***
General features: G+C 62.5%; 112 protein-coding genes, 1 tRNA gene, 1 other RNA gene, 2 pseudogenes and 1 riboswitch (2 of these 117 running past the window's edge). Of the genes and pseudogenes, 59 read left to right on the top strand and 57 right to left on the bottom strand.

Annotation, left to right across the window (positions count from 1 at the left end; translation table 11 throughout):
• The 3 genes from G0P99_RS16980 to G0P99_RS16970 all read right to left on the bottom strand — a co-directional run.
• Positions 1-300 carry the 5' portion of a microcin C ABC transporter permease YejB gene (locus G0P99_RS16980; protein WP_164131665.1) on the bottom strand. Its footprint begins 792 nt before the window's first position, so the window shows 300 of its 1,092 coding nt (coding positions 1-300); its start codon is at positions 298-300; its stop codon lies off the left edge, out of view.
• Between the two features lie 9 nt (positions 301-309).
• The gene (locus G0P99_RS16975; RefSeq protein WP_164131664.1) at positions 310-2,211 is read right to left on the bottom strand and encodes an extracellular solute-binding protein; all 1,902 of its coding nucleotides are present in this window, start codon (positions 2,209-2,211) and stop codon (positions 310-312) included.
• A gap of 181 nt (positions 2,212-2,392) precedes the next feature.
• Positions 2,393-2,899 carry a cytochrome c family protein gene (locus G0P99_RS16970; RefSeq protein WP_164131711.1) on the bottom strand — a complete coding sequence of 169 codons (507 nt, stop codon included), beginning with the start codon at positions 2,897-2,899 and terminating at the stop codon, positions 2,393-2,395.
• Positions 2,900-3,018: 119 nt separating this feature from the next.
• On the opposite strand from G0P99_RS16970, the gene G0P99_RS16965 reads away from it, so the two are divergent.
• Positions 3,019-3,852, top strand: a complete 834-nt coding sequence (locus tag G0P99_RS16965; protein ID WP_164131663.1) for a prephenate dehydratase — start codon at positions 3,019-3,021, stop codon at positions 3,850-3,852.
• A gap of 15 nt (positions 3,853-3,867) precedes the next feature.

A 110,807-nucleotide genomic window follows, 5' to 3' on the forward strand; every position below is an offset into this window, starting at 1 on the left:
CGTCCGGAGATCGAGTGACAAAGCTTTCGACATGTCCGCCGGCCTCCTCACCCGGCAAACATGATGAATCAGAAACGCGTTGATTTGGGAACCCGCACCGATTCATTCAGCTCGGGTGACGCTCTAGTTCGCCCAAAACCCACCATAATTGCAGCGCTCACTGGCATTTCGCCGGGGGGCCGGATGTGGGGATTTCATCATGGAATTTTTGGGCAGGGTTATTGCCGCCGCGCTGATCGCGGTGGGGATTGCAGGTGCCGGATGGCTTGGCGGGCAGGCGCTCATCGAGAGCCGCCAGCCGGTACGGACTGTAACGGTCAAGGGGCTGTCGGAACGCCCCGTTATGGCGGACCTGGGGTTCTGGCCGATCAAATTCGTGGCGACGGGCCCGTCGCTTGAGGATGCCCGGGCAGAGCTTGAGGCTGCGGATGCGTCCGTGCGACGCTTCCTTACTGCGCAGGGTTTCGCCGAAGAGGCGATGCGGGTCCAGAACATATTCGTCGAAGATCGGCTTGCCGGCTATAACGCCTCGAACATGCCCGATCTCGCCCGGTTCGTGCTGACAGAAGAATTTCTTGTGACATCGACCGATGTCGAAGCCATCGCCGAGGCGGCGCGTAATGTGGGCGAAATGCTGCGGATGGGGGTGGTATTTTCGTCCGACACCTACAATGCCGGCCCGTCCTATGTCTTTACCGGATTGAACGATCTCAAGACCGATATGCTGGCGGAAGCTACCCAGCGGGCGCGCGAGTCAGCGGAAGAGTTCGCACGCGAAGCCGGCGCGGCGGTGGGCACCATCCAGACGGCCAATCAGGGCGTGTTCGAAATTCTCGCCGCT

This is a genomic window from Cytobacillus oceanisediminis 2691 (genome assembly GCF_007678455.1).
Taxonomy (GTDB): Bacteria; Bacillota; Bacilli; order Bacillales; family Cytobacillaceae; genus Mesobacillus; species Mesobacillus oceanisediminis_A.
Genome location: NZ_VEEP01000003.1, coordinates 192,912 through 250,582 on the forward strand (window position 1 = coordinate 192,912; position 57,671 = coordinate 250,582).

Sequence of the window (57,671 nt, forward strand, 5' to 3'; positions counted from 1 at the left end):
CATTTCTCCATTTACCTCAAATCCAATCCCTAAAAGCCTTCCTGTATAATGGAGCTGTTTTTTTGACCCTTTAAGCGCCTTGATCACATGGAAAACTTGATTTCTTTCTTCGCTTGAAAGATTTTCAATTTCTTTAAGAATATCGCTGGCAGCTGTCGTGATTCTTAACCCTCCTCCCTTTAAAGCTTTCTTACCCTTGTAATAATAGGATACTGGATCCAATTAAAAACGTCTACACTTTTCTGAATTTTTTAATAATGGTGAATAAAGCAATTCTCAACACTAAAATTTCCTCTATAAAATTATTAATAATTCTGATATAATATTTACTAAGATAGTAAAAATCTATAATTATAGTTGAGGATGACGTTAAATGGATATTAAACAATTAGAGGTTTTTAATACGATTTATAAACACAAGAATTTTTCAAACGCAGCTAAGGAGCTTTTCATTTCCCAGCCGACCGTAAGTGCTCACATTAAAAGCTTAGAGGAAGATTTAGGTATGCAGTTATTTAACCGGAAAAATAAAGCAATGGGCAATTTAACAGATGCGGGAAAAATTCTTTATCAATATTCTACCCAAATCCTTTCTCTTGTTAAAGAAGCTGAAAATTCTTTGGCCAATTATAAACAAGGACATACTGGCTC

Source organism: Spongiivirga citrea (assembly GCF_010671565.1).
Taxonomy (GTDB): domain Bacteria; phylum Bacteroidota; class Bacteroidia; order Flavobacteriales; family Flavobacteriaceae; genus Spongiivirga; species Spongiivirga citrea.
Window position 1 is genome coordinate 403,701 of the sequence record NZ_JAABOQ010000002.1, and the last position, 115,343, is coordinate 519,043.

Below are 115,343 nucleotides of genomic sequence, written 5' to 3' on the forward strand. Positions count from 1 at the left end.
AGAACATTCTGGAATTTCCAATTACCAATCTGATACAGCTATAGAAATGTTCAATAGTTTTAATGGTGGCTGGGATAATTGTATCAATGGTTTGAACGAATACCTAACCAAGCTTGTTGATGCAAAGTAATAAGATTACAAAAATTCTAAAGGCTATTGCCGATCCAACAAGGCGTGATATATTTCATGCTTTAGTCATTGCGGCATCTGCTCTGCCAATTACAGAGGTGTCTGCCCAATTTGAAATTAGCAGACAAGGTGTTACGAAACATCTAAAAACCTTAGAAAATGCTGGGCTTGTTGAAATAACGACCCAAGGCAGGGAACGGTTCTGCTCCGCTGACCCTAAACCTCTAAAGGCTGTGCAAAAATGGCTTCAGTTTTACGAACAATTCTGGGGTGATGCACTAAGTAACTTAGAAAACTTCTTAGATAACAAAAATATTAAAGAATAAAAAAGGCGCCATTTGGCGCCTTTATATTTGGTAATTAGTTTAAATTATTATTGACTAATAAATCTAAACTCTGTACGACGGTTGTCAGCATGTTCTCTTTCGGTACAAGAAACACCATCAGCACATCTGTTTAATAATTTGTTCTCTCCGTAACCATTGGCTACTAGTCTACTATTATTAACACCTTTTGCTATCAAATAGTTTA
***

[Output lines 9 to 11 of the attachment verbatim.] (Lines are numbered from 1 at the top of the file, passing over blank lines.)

• Positions 2,900-3,018: 119 nt separating this feature from the next.
• On the opposite strand from G0P99_RS16970, the gene G0P99_RS16965 reads away from it, so the two are divergent.
• Positions 3,019-3,852, top strand: a complete 834-nt coding sequence (locus tag G0P99_RS16965; protein ID WP_164131663.1) for a prephenate dehydratase — start codon at positions 3,019-3,021, stop codon at positions 3,850-3,852.